Go birdwatching: Autumn is the time when thousands of birds migrate south from the Arctic. Marvel at the V-shaped squadrons of pink-footed geese from Iceland and Greenland along the north coast at Titchwell and Cley and wonder at the waders in The Wash at Snettisham. There are large numbers of geese and ducks returning for the winter and thousands of thrushes and finches migrate, returning from their summer breeding grounds. Robins, starlings and goldcrests arrive for winter and you may be lucky enough to have a sighting of wrynecks.

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Pink Footed Geese at Cley

Wonder at the wildlife: The Broads National Park is home to more than a quarter of the rarest wildlife in the UK. During Autumn, you may catch a glimpse of an otter as well as the distinctive markings of the Bearded Tit, which lives in the wetlands. In October, you can still see butterflies before they hibernate for the winter. There is a better chance of a sighting by visiting one of the coastal reserves, such as NWT Holme Dunes, where you may be fortunate to see the mottled grey and brown graylings, and small coppers sitting on flower heads.

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Otter at the Broads National Park

Get up close to deer: Head to Holkham Hall, to see a deer rut during the Autumn season. This is when stags use their antlers to fight rival males to attract females. 

The Houghton Estate is renowned for its unusual herd of white fallow deer that roam in the 450 acres of parkland surrounding the hall. There are over 1,300 deer and 12 different species. Recently, smaller groups of vulnerable and endangered pecies from around the world, such as Pere David from China, and Sambar and Baasingha from India, have been added, as part of a conservation initiative in collaboration with our partners in zoology.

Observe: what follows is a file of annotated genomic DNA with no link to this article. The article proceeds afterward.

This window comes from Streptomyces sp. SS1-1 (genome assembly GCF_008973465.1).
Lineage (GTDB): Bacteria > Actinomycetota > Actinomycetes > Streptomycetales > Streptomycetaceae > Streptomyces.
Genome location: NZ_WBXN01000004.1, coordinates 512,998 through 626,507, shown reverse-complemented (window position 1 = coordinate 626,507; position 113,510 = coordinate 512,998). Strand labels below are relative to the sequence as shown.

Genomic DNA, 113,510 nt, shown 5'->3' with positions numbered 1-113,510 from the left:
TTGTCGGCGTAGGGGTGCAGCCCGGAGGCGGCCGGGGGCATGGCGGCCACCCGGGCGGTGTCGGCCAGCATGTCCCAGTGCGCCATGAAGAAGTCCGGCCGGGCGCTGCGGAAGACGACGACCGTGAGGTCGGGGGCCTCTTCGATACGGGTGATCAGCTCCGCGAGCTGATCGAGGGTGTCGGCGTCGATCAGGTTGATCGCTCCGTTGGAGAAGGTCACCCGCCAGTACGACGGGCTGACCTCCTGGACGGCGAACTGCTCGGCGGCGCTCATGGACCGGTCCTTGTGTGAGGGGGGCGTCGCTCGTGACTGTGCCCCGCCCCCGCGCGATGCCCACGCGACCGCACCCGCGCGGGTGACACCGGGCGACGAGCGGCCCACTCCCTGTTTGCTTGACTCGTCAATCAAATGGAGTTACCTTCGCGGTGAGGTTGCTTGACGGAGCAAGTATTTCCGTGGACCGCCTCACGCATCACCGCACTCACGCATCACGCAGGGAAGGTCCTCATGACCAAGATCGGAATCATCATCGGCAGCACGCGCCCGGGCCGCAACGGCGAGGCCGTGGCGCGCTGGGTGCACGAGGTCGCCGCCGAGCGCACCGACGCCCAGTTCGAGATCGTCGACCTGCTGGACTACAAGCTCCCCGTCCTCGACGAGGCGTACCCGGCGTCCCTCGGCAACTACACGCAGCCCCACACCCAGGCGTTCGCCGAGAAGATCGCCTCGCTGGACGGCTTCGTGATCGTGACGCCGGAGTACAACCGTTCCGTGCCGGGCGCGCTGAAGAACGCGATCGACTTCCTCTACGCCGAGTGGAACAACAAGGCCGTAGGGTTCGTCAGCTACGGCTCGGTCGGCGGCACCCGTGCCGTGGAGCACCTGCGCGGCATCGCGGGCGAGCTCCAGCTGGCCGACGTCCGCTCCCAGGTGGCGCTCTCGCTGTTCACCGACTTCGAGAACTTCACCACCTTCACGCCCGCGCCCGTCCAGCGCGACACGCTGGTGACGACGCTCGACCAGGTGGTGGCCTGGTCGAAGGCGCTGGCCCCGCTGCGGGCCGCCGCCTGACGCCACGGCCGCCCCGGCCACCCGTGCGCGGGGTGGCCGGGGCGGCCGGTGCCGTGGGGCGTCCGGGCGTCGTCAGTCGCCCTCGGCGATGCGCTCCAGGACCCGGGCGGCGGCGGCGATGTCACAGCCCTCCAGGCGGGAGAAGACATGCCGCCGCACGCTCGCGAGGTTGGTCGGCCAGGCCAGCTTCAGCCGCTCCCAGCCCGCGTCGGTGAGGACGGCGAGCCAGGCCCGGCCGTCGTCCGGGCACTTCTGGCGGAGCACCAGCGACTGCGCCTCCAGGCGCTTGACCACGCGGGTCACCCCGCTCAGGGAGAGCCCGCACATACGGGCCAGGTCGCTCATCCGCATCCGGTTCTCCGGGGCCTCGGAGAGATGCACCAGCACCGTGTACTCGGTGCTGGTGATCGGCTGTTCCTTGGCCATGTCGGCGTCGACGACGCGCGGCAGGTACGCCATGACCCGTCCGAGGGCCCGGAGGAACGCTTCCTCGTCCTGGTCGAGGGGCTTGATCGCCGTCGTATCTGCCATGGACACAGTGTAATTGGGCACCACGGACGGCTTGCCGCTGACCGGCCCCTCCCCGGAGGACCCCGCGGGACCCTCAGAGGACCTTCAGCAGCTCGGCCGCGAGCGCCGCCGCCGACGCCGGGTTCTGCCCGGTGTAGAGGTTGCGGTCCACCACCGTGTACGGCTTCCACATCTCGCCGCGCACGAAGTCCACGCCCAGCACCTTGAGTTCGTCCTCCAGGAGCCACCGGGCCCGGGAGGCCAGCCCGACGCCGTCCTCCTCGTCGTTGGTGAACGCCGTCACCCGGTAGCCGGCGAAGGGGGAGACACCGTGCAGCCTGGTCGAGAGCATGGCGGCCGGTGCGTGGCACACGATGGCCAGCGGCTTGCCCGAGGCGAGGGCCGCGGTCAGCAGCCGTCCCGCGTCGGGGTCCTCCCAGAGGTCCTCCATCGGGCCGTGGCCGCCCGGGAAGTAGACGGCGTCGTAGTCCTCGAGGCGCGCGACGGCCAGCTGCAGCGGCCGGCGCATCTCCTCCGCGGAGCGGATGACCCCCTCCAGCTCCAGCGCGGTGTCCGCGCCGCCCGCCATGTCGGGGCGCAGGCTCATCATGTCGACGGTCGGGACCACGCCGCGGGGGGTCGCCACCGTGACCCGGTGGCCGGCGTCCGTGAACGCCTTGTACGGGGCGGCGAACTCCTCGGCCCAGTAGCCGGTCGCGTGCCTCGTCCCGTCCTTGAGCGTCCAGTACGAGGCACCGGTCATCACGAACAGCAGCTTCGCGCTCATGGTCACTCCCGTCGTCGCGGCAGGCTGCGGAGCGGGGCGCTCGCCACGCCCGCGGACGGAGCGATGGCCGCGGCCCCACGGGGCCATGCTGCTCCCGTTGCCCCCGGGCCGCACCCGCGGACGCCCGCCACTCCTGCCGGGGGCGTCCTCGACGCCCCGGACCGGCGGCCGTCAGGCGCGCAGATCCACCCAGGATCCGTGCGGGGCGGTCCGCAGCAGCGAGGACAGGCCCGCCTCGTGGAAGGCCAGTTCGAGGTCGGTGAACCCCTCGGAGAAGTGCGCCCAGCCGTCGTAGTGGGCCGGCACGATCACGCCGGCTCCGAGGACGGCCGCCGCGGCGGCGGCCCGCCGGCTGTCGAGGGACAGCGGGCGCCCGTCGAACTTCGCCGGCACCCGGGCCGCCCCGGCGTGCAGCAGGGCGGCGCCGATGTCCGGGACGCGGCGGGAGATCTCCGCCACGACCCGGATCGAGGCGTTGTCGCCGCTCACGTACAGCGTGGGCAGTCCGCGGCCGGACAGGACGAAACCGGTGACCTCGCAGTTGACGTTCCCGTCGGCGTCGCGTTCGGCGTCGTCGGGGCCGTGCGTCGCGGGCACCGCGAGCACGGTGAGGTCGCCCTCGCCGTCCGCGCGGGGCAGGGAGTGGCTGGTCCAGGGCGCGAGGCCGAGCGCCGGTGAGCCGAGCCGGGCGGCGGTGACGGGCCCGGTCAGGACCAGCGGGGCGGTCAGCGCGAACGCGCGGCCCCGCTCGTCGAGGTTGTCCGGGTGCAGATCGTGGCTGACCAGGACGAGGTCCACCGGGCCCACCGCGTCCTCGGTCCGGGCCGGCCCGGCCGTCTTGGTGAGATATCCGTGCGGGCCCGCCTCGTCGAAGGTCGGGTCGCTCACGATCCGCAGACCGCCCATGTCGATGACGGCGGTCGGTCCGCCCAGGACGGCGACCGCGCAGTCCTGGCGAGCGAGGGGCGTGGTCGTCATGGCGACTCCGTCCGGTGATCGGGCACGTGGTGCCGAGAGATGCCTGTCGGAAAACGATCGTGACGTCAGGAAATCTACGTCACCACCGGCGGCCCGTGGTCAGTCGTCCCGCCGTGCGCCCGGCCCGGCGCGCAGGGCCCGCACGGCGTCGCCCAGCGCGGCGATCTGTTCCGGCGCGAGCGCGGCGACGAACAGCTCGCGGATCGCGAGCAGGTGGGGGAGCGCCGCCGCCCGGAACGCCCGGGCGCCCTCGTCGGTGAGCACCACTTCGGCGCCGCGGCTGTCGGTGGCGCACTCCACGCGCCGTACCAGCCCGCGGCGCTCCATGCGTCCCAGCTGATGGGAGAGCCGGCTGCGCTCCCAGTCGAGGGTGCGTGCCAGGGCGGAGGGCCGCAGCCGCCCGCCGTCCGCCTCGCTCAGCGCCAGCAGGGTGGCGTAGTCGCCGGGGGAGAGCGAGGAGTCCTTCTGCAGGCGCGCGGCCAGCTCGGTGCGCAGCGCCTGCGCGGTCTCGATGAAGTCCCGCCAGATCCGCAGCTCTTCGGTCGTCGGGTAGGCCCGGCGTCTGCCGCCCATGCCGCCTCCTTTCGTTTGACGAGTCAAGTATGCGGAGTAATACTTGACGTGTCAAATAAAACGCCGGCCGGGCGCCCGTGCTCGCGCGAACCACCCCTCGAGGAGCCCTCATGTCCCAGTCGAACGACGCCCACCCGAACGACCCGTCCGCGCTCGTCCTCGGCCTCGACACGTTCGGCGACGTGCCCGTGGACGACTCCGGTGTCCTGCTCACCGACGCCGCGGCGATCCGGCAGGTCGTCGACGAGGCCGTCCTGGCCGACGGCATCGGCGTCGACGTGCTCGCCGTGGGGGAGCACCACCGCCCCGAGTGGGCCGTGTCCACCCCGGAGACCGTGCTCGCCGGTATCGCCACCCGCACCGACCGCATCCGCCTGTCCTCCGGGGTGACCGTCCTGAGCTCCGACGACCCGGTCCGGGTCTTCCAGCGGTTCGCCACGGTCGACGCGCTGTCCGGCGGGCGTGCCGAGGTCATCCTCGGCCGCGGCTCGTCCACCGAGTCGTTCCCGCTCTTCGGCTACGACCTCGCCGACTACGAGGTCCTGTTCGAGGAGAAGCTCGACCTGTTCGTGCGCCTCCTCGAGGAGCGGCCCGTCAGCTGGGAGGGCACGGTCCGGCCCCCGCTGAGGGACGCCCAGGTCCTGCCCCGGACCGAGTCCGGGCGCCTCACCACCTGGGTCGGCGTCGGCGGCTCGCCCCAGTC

Check opening days and times as well as how to visit (pre-booking), so you know before you go.

Deer at Holkham Park

Star-gazing: North Norfolk boasts some of the UK’s darkest skies with clear views making it the perfect place for a spot of star-gazing. Kelling Heath Holiday Park runs Star Parties (check in advance) where you can go along with a blanket, a flask and your binoculars and marvel at the stars above.

WATCH 'STARGAZER' VIDEO FILMED AT KELLING HEATH

Northern Lights at Cley WIndmill

Feast on local seasonal produce: There are so many lovely eateries such as pubs, restaurants and cafes to choose from in north Norfolk with locally sourced, seasonal food, often with a warm fire and even warmer welcome. This is the time of year to try local apples, broccoli, blackberries and mussels, to name a few. You can also buy local seasonal food from delis and farmers’ markets to create your own delicious dishes.

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Mosey around a museum: Many of the museums in north Norfolk show unique collections and exhibitions, providing an insight into the past - ideal for days out and family fun, especially on cold and rainy days. Check in advance of your visit for opening days and times as well as how to visit (pre-booking, limited capacity).

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RNLI Henry Blogg Museum